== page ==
GDP: Leading indicators show positive momentum

HomeFeatured PostGDP: Leading indicators show positive momentum
The 2.9% increase in real GDP during the third quarter reflected increases in exports, consumer spending, nonresidential fixed investment, state and local government spending and federal government spending.

A newly released report from the U.S. Bureau of Economic Analysis showed real gross domestic product (GDP) grew 2.9% in the third quarter—a figure that was stronger than expected and one that represents a reversal of the trends seen in the first two quarters of 2022. The third-quarter uptick comes on the heels of two consecutive quarters of economic contraction, including a 0.6% drop in GDP in the second quarter.

The 2.9% increase in real GDP during the third quarter reflected increases in exports, consumer spending, nonresidential fixed investment, state and local government spending and federal government spending—all of which were partly offset by decreases in residential fixed investment and private inventory investment as well as imports. The increase in exports reflected increases in both goods and services. The leading contributors to the increase were industrial supplies and materials (notably nondurable goods), “other” exports of goods and non-automotive capital goods.

In terms of export services, the increase in GDP was led by travel and other business services, mainly financial services. Within consumer spending, an increase in services—led by health care and other services—was partly offset by a decrease in goods, led by motor vehicles and parts as well as food and beverages, according to BEA. Within nonresidential fixed investment, increases in equipment and intellectual property products were partly offset by a palpable decrease in housing market activity. Meanwhile, the increase in state and local government spending was led by increases in compensation of state and local government employees and investment in structures. The increase in federal government spending was fueled by defense spending. On the whole, though, consumer spending decelerated, growing more slowly at a pace of 1.4%—down from a growth rate of 2% in the second quarter.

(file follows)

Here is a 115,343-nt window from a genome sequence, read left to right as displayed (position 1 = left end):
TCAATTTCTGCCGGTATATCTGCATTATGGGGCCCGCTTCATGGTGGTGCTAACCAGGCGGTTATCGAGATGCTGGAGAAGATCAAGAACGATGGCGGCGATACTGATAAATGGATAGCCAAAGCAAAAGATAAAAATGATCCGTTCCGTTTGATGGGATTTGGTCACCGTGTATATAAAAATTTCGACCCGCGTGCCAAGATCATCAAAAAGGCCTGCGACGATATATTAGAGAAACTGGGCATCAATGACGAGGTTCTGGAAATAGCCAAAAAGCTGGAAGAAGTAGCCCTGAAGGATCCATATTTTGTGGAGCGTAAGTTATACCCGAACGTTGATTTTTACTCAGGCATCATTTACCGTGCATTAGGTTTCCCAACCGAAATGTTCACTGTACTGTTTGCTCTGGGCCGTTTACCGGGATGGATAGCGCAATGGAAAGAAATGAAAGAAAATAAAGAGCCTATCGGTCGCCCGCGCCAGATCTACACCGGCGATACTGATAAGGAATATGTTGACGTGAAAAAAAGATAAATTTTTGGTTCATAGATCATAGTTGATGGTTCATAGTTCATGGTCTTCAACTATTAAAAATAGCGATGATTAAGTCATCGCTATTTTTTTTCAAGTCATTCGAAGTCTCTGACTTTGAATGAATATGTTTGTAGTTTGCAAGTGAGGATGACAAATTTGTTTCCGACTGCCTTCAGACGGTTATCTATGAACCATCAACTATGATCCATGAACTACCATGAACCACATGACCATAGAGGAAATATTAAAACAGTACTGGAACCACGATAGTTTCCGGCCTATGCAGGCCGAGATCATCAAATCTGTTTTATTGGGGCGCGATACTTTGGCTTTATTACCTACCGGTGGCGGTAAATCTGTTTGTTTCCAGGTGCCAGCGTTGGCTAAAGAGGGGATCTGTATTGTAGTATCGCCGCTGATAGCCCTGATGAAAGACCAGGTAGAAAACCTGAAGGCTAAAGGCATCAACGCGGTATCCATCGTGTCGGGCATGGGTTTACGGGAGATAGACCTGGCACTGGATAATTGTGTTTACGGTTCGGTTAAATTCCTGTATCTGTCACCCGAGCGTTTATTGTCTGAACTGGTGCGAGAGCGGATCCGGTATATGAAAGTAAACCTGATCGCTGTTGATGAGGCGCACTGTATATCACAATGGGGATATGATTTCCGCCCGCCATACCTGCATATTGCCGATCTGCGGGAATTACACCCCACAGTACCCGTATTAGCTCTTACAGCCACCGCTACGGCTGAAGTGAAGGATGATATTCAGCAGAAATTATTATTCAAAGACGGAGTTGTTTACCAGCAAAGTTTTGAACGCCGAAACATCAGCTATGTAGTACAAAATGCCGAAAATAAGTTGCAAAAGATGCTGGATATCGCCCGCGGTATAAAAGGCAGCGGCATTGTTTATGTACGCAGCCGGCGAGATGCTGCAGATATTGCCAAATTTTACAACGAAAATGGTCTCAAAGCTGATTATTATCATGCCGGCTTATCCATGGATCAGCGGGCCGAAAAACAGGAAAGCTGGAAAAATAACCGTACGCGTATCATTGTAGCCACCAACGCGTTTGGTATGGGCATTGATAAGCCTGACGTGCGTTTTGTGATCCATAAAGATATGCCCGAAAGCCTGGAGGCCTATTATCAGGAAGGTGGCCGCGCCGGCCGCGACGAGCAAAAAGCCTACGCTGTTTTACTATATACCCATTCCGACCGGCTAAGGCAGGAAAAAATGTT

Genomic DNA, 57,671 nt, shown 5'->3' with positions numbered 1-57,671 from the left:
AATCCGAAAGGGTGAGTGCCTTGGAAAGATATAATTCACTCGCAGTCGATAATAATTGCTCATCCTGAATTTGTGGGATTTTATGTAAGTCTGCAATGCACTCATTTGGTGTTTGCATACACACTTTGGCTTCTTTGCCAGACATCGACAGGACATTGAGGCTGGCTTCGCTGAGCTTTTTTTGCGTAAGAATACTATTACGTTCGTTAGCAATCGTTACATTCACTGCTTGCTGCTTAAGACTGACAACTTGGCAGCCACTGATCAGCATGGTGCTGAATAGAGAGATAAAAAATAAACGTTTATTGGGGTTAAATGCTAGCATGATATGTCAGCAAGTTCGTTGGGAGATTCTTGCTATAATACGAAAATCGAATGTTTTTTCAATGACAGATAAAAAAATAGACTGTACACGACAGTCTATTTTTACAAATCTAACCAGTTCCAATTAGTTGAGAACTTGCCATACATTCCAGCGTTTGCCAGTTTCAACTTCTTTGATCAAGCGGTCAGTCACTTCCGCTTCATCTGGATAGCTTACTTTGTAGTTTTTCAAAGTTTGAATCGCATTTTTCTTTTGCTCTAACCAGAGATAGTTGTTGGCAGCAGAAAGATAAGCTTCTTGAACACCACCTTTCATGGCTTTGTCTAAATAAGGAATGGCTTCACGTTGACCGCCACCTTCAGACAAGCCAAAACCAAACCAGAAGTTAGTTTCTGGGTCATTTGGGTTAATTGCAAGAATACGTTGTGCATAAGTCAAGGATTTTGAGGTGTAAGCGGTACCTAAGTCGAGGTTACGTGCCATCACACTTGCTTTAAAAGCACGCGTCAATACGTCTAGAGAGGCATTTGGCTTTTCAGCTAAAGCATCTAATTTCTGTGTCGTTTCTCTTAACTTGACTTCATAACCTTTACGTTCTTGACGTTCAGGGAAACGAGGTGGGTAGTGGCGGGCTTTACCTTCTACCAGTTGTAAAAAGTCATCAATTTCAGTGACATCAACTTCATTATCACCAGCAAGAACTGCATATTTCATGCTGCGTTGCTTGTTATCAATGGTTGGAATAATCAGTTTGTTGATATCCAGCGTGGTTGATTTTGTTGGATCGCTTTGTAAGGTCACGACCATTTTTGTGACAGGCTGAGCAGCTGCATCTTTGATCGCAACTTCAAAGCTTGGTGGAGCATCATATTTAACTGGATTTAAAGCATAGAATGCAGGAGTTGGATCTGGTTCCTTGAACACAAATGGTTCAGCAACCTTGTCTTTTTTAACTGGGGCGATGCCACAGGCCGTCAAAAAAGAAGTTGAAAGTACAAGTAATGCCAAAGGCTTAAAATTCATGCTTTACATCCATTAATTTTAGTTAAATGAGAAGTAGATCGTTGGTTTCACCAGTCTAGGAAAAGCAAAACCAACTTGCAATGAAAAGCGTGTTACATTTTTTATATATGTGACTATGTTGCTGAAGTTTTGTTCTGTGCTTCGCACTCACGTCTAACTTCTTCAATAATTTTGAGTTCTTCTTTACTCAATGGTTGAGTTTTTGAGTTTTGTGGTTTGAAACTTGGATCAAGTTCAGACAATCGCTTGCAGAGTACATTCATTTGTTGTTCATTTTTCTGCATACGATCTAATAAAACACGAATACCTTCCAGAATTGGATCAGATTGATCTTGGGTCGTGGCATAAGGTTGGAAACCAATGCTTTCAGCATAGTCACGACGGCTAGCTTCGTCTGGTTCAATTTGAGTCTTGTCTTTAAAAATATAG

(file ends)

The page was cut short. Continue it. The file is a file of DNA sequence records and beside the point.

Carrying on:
While many economists welcomed the news, some are advising caution against celebrating too soon. “Overall, while the 2.6% rebound in the third quarter more than reversed the decline in the first half of the year, we don’t expect this strength to be sustained,” said Paul Ashworth, chief North America economist at Capital Economics. “Exports will soon fade and domestic demand is getting crushed under the weight of higher interest rates.”

Labor market holds steady

Separately, the latest report from the Bureau of Labor Statistics shows the U.S. unemployment rate holding at an historically low rate of 3.7%—a sign that many employers are still hiring aggressively despite uncertainty surrounding the impact of stubbornly high inflation and what many argue as overcompensation by the Federal Reserve to tamp down that inflation.